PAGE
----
Former National Guard Captain Now Rules Center Ring
By Samantha L. Quigley
American Forces Press Service
ATLANTA, Feb. 17, 2006 Whether it was calling cadence as a South Carolina Army National Guardsman or participating in musical theater, Tyron McFarlan knew his life's passion.
Tyron McFarlan, a Ringling Bros. and Barnum & Bailey ringmaster, leads the audience in the national anthem on the first night of the circus' Atlanta engagement Feb. 10. McFarlan is a former South Carolina Army National Guard captain. Photo by Samantha L. Quigley
(Click photo for screen-resolution image);high-resolution image available.
"I'm a firm believer in the fact that whatever is in you is ultimately going to find its way out of you," McFarlan said. "Whether it be in the military (or) whether it be in college, ... my passion to perform would always surface."
Two years ago, that passion led him to run away with the circus to become a Ringling Bros. and Barnum & Bailey ringmaster.
But it was the military, not the circus, that captured his attention as a child. McFarlan's father retired from the South Carolina Guard as a chief warrant officer. That service affected McFarlan and his two sisters, he said. All three served, or are serving, with the South Carolina Guard. McFarlan put in 13 years before separating from the Guard as a captain.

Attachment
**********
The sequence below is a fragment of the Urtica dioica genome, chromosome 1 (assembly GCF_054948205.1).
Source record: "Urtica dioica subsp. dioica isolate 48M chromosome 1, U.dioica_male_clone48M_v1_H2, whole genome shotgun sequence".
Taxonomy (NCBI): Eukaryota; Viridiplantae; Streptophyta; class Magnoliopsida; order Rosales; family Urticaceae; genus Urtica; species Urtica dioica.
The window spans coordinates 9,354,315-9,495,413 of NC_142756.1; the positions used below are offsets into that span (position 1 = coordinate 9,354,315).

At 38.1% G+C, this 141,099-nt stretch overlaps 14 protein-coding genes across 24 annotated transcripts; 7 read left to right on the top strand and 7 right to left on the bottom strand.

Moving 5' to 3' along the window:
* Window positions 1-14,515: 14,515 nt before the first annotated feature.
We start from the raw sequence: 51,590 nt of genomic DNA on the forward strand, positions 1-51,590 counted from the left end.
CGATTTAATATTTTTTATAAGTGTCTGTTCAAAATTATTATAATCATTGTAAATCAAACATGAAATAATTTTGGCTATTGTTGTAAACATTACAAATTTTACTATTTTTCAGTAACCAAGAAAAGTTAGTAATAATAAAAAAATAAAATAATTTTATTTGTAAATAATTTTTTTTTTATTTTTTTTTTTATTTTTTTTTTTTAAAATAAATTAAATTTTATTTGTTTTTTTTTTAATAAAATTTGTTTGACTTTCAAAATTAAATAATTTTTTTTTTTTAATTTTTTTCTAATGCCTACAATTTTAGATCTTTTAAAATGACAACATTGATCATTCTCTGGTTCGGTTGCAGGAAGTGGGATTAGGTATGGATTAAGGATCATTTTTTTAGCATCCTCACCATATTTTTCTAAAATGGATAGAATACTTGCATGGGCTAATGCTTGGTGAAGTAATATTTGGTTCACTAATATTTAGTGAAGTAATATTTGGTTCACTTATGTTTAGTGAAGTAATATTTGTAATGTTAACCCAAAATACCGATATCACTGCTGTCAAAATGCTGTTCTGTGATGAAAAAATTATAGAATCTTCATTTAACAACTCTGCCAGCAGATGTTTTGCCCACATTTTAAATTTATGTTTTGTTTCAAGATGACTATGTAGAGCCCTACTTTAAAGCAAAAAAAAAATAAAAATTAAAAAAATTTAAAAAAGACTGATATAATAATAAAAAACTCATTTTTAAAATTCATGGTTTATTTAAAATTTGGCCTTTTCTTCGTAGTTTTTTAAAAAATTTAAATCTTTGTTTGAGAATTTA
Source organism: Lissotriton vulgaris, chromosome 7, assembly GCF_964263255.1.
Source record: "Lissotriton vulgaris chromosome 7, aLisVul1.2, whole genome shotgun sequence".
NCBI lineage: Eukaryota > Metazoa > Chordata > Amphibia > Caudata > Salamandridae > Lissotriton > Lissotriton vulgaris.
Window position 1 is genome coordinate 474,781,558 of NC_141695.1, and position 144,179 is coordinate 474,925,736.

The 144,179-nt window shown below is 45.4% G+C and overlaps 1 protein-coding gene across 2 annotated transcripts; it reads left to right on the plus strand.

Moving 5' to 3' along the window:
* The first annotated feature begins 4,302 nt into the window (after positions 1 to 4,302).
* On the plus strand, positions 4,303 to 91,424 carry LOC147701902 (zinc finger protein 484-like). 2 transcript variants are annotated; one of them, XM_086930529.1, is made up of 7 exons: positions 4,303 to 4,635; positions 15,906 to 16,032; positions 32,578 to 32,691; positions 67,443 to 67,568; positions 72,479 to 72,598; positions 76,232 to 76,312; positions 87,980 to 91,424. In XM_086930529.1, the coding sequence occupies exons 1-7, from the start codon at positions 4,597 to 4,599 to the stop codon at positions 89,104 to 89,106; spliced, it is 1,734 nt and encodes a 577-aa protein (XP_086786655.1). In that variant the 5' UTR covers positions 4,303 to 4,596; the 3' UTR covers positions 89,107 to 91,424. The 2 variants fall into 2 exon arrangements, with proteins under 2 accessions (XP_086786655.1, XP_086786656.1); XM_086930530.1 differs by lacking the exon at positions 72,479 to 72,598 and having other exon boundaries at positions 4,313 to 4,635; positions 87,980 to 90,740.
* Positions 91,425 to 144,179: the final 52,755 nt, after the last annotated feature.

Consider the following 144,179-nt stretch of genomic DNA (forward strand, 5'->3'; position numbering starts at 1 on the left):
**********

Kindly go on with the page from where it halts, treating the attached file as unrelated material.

He said he enlisted in 1987 and completed light-wheeled vehicle mechanic training while earning a bachelor's degree in criminal justice. During this time he was also a South Carolina motorcycle license examiner. That, he said, is when the circus first crossed his mind.
"Oftentimes I'd be road-testing an individual ... and I would look just a couple of feet away from me and see the Ringling Bros. and Barnum & Bailey train," McFarlan said. "(I'd) always wondered what went on on the train. Now I know."
The ringmaster said he finds his military background useful in connecting the circus and its support of the nation's men and women in uniform.
In December, Ringling joined the Defense Department's "America Supports You" program, which recognizes citizens' efforts to support servicemembers. A Ringling official said that while Ringling has supported the troops for years, this membership consolidates efforts into one program.
McFarlan said he think it's great that the circus has become more involved. It helps "our circus fans to realize how important it is to support our troops in every way possible," he said on the circus' opening night here Feb. 10, when servicemembers received a 75 percent ticket discount.
"I think with the advent of a lot of things that are happening now with the military ... soldiers need that support," McFarlan said.